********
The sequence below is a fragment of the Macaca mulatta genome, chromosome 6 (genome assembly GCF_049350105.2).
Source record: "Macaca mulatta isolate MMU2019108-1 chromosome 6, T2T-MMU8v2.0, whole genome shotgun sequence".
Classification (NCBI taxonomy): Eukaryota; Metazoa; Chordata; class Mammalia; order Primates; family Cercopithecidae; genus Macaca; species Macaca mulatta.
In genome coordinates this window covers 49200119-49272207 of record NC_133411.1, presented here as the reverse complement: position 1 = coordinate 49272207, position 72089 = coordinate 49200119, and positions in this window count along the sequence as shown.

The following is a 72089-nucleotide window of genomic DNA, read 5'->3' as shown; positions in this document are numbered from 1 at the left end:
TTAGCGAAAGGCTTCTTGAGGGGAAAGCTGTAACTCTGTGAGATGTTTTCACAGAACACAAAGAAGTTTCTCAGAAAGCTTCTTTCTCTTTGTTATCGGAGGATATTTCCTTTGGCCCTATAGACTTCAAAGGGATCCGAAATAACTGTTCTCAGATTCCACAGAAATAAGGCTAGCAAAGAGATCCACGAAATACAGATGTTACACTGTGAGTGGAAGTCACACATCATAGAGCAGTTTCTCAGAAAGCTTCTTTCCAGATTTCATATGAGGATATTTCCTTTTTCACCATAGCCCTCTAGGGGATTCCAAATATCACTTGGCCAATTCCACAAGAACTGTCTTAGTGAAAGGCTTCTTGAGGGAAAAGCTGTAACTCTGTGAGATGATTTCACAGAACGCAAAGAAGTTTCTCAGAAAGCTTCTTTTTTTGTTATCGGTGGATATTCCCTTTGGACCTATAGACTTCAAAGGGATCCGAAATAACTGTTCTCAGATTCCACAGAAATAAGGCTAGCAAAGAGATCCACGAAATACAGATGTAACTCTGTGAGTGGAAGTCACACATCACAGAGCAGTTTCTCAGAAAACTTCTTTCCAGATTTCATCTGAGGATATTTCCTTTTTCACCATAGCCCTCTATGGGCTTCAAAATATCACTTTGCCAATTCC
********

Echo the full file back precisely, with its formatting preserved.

The sequence below is a fragment of the Macaca mulatta genome, chromosome 6 (genome assembly GCF_049350105.2).
Source record: "Macaca mulatta isolate MMU2019108-1 chromosome 6, T2T-MMU8v2.0, whole genome shotgun sequence".
Classification (NCBI taxonomy): Eukaryota; Metazoa; Chordata; class Mammalia; order Primates; family Cercopithecidae; genus Macaca; species Macaca mulatta.
In genome coordinates this window covers 49200119-49272207 of record NC_133411.1, presented here as the reverse complement: position 1 = coordinate 49272207, position 72089 = coordinate 49200119, and positions in this window count along the sequence as shown.

The following is a 72089-nucleotide window of genomic DNA, read 5'->3' as shown; positions in this document are numbered from 1 at the left end:
TTAGCGAAAGGCTTCTTGAGGGGAAAGCTGTAACTCTGTGAGATGTTTTCACAGAACACAAAGAAGTTTCTCAGAAAGCTTCTTTCTCTTTGTTATCGGAGGATATTTCCTTTGGCCCTATAGACTTCAAAGGGATCCGAAATAACTGTTCTCAGATTCCACAGAAATAAGGCTAGCAAAGAGATCCACGAAATACAGATGTTACACTGTGAGTGGAAGTCACACATCATAGAGCAGTTTCTCAGAAAGCTTCTTTCCAGATTTCATATGAGGATATTTCCTTTTTCACCATAGCCCTCTAGGGGATTCCAAATATCACTTGGCCAATTCCACAAGAACTGTCTTAGTGAAAGGCTTCTTGAGGGAAAAGCTGTAACTCTGTGAGATGATTTCACAGAACGCAAAGAAGTTTCTCAGAAAGCTTCTTTTTTTGTTATCGGTGGATATTCCCTTTGGACCTATAGACTTCAAAGGGATCCGAAATAACTGTTCTCAGATTCCACAGAAATAAGGCTAGCAAAGAGATCCACGAAATACAGATGTAACTCTGTGAGTGGAAGTCACACATCACAGAGCAGTTTCTCAGAAAACTTCTTTCCAGATTTCATCTGAGGATATTTCCTTTTTCACCATAGCCCTCTATGGGCTTCAAAATATCACTTTGCCAATTCC